Home ConsumerCulture Is the British Library’s ‘Chinese and British’ exhibition worth seeing?

Is the British Library’s ‘Chinese and British’ exhibition worth seeing?

A small but mighty exhibition at London's British Library is a must for those seeking to understand China's contribution to the UK or its current diaspora

by Juliette Pitt
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A free exhibition at the British Library, supported by Blick Rothenberg, explores the active role Chinese communities have played in British society in the 300 years since the first recorded Chinese person arrived in the UK up until the present day, writes CBBC’s Juliette Pitt

Tracing back the origins, exploits and stories of the British Chinese community, who can trace their heritage to regions across East and Southeast Asia, ‘Chinese and British’ draws on the national significance of what it means to be Chinese and British. In addition, it celebrates the lasting impact of Chinese people on the UK, from wartime service and contributions to popular cuisine to achievements in art, literature, sport, music, fashion and film.

The exhibition presents personal artefacts from Chinese British communities alongside books, manuscripts, and maps from the British Library’s collection. One of the highlights of the exhibition is a map from 1880 of Chinese communities around the docks of the East End of London. As Britain traded heavily with the Chinese in the 17th century, increasing numbers of Chinese people and sailors settled around the docks at Limehouse and set up businesses in the area.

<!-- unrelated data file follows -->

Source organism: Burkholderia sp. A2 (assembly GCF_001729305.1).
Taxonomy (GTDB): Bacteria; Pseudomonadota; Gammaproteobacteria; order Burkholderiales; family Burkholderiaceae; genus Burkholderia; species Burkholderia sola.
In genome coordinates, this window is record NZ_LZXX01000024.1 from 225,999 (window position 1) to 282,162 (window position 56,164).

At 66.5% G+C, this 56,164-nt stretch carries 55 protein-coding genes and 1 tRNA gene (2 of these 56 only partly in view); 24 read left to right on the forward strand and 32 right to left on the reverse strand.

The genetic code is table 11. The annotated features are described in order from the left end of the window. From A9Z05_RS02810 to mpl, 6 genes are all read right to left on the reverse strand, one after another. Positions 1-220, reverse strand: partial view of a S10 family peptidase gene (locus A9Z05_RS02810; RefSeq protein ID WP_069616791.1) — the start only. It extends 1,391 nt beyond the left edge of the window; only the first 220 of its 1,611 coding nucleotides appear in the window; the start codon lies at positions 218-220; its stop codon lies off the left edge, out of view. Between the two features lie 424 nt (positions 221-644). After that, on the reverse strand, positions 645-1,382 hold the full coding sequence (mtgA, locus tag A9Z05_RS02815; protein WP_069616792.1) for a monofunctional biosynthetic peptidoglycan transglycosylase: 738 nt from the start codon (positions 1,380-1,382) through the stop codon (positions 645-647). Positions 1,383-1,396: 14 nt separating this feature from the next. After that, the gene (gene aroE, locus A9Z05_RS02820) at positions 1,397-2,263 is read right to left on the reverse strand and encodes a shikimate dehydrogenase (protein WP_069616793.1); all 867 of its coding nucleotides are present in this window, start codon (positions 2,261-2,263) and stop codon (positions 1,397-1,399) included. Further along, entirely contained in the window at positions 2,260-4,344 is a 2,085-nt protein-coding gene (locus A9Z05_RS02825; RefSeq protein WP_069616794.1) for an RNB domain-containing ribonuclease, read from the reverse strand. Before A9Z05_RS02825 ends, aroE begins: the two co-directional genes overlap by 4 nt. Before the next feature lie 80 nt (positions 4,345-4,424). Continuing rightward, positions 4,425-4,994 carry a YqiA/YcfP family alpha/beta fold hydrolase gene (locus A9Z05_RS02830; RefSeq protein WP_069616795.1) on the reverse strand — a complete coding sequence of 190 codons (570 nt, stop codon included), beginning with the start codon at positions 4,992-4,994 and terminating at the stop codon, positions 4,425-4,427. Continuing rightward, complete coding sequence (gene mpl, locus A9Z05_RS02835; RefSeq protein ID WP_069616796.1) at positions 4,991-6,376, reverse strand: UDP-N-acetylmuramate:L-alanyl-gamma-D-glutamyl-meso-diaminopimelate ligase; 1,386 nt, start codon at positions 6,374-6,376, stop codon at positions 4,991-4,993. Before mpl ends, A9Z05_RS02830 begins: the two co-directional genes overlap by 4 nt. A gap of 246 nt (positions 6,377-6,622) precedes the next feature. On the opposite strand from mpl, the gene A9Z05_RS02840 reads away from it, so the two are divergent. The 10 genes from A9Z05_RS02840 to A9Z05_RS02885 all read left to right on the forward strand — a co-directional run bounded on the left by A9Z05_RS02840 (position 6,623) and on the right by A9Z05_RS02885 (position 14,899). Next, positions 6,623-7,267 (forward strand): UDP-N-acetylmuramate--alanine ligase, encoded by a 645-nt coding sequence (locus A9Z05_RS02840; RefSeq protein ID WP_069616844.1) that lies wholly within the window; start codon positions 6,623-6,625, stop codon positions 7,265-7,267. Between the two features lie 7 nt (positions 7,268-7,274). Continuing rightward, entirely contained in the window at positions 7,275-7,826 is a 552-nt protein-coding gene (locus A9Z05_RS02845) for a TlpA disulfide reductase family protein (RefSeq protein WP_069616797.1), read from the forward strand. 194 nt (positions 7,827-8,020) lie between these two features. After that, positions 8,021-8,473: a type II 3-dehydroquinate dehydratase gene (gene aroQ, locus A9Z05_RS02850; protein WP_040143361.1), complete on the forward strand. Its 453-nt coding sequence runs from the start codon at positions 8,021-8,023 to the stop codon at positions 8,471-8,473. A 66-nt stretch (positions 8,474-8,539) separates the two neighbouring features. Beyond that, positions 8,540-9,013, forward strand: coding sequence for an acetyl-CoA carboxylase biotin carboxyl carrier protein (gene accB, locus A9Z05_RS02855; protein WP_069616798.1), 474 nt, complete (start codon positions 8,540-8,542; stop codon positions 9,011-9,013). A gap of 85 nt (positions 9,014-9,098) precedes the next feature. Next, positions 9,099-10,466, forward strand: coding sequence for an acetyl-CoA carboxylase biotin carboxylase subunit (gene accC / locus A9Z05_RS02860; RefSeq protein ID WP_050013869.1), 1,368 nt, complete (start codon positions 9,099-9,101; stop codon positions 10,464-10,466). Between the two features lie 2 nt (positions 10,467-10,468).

The exhibition also showcases Chinese efforts in WWI and WWII. In WWI, Chinese Labour Corps helped to build the trenches in northern France, and in WWII, many were deployed as seamen and often worked on ships as caterers. The exhibition highlights these efforts through trench art and personal memoirs. Importantly, the British Library also explores the forced repatriation of Chinese sailors, many of whom were unexpectedly deported after WWII. This was largely unknown until revealed in 2022 in a British Home Office internal investigation report on the incident, which acknowledged the degree of coercion and racial factors behind the repatriation operation.

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Another focal point of the exhibit is the challenges Chinese immigrants faced finding jobs in the early 20th century. Many new arrivals found work in industries such as merchant shipping and laundries, then later in catering, restaurants and takeaway shops. Since then, many British Chinese people have excelled in careers such as science, medicine, law and politics, and have significantly contributed to arts and culture in the UK. Through writing, fashion, music and film, people of Chinese descent in the UK are continuing to explore the intersection between their different cultures – often developing a unique perspective that incorporates both Chinese and British identities.

The Chinese and British exhibit is a must for anyone interested in bridging the cultural gap between the East and West. For example, for UK consumer brands, or for any company considering selling to Chinese clients, it offers valuable and important insights into how to better connect with the global Chinese diaspora.

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“Chinese diaspora in the UK has always been an important target for UK consumer brands in their China marketing campaigns, but this is even more vital now that Chinese tourists are not able to travel abroad at the levels they used to before the pandemic,” Antoaneta Becker, Director of Consumer Economy at the CBBC, points out. “The UK Chinese community is both a key consumer audience as well as an ambassador for Brand Britain. Understanding its history, origins and target groups is a key part of any China cultural literacy brands should own.”

Currently, there are over 400,000 Chinese residents in the UK, which makes it even more important to engage with this dynamic community. The exhibition, which is presented in both English and Chinese, runs until April 2023, and entrance is free.

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